Erick Zanner:

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Board of Education candidate Erick Zanner has been a Bexley resident for 39 years and has three children who graduated from Bexley High School. Zanner is a professor at Capital University and has his bachelor’s degree in economics and political science from Capital University. Zanner also has his master’s degree in economics from Wright State University.

What is your motivation for running for the Board of Education?

I love living in Bexley. Consequently, the health of the school district matters greatly. All three of my children experienced a Bexley education; my late wife taught there and later served on the Board of Education. As an Executive Professor at Capital University and with over 30 years in the finance industry, I believe my experience will allow me to be an effective Board member. The skills I have developed serving as an arbitrator for the Financial Industry National Regulatory Association will serve me well in developing consensus among all parties involved in school issues.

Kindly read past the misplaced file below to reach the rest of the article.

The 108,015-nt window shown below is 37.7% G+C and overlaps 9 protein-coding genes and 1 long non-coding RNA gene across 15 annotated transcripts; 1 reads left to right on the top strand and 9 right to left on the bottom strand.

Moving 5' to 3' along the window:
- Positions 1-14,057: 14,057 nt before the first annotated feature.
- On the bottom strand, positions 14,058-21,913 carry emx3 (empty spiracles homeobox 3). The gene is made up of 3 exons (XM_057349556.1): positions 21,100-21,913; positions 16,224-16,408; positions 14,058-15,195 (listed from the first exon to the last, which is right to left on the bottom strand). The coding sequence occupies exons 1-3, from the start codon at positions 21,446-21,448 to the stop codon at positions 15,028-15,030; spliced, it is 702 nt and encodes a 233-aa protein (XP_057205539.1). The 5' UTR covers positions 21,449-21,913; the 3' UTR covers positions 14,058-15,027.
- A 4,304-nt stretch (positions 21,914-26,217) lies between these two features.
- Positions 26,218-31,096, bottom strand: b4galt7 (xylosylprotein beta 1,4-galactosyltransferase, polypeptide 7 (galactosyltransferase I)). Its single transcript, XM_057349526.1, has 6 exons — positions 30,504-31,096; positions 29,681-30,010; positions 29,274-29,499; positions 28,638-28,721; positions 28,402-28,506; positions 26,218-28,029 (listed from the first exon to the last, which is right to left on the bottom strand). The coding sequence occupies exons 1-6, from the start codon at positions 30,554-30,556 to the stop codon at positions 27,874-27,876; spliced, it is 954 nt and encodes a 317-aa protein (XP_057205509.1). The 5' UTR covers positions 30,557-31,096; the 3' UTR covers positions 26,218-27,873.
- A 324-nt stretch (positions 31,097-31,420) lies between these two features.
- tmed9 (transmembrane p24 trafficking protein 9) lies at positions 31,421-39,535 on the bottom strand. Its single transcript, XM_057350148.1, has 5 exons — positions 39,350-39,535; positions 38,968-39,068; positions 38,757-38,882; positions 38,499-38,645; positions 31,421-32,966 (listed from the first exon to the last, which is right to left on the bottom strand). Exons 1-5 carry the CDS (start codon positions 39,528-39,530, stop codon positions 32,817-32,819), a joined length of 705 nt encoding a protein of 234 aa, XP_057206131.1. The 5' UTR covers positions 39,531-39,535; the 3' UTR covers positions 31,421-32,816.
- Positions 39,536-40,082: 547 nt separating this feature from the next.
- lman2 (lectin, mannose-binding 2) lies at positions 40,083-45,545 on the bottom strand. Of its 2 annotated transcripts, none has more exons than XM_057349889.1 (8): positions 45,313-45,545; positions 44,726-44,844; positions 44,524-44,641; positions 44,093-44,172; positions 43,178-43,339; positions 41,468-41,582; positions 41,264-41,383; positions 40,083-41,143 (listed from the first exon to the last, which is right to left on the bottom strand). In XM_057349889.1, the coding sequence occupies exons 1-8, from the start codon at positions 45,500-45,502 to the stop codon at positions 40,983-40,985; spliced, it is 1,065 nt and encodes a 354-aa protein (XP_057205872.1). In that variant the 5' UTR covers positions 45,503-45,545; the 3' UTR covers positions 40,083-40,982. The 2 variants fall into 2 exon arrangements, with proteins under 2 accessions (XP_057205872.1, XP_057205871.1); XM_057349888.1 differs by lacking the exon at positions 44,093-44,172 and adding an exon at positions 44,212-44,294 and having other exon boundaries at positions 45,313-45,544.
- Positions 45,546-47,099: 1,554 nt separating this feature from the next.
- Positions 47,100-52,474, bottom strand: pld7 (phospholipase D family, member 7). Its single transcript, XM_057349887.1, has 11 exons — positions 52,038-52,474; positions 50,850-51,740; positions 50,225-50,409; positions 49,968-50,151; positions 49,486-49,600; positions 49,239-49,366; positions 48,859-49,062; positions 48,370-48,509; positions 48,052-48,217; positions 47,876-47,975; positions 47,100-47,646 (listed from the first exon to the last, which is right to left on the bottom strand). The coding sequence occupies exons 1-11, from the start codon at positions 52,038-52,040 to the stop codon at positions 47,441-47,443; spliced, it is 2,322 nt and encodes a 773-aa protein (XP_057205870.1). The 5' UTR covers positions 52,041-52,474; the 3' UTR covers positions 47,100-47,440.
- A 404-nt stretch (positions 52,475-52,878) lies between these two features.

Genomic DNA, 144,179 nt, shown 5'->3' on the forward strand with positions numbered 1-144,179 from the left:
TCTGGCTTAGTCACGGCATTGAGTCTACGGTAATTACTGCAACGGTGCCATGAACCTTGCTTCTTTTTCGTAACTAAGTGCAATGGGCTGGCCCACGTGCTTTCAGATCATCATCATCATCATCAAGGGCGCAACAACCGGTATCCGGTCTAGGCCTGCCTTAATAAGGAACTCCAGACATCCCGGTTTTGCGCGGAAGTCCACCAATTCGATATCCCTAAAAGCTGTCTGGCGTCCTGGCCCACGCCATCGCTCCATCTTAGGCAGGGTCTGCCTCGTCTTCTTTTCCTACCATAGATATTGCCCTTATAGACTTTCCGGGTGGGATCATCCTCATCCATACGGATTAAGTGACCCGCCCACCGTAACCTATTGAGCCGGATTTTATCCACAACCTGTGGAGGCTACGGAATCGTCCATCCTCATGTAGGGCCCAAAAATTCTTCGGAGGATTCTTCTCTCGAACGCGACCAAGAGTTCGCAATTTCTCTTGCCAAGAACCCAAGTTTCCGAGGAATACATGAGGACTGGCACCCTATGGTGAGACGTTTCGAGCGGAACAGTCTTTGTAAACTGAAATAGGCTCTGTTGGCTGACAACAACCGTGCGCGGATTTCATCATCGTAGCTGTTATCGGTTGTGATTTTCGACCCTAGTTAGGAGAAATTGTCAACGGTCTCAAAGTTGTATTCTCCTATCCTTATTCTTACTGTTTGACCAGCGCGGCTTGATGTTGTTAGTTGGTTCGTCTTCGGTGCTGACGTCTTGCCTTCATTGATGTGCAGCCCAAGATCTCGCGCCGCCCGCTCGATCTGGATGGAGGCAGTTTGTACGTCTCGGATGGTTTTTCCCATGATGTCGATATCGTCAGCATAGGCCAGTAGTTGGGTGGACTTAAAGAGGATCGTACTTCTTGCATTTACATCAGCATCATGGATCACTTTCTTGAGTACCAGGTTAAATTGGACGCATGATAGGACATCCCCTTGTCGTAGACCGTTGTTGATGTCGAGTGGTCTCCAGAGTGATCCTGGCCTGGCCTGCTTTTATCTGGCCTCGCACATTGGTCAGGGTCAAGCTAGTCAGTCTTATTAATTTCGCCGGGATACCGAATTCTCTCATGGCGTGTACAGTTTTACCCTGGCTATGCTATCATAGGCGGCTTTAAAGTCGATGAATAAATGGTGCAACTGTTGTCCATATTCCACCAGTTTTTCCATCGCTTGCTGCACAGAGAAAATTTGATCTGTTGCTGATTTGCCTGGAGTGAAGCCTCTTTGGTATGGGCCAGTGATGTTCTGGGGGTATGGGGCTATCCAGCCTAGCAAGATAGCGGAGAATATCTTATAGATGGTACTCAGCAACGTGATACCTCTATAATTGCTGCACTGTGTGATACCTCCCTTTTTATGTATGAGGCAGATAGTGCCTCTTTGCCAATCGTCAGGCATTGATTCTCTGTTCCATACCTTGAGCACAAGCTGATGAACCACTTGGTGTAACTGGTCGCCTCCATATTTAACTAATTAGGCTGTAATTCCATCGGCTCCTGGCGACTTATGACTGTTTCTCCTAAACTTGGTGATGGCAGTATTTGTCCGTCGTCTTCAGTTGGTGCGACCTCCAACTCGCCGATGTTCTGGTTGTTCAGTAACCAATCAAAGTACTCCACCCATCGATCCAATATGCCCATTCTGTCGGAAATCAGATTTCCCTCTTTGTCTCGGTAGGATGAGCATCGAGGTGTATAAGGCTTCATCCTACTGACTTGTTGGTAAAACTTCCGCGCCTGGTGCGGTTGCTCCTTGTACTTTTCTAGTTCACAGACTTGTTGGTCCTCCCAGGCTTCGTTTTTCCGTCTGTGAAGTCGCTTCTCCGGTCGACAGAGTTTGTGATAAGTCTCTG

How do you plan on improving student lives in and out of the classroom as a member of the Board of Education?

We have a student rep on the board, Quinn Hall–I plan to listen to him. I plan to attend school events and make myself available to the students. I was one of the founding parents that started the men’s and women’s lacrosse programs. I can tell you this effort was not well received by the administration at the time–but we got it through. I am always open to enhancing the student experience at Bexley.

What are your short term and long term goals for the Bexley School District?